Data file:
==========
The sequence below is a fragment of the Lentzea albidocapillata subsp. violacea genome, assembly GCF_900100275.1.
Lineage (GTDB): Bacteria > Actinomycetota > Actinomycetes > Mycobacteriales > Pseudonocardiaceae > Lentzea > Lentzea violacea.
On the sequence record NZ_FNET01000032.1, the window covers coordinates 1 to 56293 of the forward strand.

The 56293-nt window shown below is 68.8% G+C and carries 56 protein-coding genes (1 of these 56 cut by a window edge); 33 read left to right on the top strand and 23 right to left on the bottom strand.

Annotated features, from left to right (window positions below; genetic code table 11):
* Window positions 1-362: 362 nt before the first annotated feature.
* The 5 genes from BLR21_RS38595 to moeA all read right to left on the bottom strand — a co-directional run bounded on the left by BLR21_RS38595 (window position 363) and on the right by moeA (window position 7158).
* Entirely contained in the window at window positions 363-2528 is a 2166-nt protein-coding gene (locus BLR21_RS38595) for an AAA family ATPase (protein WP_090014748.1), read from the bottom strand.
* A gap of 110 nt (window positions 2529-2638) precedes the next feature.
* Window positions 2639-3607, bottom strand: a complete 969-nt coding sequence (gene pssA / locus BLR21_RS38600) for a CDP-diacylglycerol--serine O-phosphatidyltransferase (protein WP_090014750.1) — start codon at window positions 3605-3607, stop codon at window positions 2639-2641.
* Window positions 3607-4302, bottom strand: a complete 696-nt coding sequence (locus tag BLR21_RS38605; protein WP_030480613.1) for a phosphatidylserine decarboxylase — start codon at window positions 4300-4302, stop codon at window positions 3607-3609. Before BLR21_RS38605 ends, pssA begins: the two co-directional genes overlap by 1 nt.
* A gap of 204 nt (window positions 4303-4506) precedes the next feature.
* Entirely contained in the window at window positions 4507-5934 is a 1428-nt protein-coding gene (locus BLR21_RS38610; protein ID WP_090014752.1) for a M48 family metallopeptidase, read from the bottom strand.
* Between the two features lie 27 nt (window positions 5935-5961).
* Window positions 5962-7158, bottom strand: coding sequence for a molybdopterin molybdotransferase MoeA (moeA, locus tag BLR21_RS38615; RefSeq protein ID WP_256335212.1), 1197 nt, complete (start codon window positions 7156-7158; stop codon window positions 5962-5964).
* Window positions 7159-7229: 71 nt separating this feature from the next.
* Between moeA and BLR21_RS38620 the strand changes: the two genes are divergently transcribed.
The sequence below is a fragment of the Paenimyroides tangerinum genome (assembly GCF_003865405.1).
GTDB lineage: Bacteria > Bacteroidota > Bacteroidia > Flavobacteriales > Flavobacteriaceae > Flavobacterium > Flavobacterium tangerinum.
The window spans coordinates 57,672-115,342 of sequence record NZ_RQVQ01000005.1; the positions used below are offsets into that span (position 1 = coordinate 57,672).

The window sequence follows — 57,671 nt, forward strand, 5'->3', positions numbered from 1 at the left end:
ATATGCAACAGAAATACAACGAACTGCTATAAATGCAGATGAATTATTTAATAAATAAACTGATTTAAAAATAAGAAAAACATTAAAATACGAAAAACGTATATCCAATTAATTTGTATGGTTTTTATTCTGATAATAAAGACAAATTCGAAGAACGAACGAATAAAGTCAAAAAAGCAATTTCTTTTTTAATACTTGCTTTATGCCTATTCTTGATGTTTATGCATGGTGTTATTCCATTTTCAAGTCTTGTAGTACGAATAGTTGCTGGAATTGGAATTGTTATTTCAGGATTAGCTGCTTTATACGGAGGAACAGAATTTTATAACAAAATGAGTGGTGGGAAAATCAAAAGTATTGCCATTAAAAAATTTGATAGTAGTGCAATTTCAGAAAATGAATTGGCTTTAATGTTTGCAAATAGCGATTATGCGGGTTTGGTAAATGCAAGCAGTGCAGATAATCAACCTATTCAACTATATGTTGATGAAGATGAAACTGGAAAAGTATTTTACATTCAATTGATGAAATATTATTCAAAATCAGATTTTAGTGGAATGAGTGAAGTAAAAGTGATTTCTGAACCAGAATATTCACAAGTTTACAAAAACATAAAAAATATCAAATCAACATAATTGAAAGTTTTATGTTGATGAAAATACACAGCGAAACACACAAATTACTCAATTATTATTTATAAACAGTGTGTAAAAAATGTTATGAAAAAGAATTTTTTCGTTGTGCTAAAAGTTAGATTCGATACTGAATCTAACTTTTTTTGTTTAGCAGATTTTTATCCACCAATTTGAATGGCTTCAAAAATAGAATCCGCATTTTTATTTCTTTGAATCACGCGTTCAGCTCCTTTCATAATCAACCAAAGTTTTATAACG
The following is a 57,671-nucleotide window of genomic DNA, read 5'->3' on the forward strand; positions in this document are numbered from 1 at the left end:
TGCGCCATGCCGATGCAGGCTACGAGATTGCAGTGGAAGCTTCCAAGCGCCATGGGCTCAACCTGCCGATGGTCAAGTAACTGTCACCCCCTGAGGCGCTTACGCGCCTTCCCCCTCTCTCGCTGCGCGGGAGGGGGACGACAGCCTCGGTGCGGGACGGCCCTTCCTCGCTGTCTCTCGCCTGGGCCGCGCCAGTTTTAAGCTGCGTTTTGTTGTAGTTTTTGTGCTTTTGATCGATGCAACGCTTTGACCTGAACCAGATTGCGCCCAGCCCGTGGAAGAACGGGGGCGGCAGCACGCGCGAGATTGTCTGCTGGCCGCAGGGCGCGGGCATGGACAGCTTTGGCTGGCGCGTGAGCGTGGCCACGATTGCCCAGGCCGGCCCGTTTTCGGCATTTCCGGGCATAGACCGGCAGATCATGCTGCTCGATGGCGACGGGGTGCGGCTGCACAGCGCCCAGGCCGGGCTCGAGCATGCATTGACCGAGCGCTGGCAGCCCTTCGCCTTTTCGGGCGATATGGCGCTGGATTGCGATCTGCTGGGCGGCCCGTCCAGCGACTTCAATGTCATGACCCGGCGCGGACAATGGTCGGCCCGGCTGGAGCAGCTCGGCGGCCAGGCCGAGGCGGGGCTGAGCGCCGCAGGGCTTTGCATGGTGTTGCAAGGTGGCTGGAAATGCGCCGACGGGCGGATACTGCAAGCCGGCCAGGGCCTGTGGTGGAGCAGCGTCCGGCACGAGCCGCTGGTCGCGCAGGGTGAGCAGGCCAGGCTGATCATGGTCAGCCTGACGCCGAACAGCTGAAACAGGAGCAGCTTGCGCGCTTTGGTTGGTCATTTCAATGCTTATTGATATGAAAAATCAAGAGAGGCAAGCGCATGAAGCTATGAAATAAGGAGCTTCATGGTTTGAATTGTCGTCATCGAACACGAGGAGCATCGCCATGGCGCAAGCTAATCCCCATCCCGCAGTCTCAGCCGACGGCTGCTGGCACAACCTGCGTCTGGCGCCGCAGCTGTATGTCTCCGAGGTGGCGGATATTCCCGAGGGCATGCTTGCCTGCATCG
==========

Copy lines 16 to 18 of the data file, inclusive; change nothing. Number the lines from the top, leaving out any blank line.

* Window positions 7159-7229: 71 nt separating this feature from the next.
* Between moeA and BLR21_RS38620 the strand changes: the two genes are divergently transcribed.
The sequence below is a fragment of the Paenimyroides tangerinum genome (assembly GCF_003865405.1).